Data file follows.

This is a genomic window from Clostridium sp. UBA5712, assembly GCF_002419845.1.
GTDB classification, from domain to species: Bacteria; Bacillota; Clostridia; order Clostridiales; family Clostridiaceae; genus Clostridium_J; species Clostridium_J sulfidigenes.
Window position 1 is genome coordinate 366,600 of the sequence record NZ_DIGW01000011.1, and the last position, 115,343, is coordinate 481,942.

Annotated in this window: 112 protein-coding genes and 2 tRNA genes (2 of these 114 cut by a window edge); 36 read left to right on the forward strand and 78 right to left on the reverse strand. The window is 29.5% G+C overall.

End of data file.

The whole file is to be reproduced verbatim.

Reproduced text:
This is a genomic window from Clostridium sp. UBA5712, assembly GCF_002419845.1.
GTDB classification, from domain to species: Bacteria; Bacillota; Clostridia; order Clostridiales; family Clostridiaceae; genus Clostridium_J; species Clostridium_J sulfidigenes.
Window position 1 is genome coordinate 366,600 of the sequence record NZ_DIGW01000011.1, and the last position, 115,343, is coordinate 481,942.

Annotated in this window: 112 protein-coding genes and 2 tRNA genes (2 of these 114 cut by a window edge); 36 read left to right on the forward strand and 78 right to left on the reverse strand. The window is 29.5% G+C overall.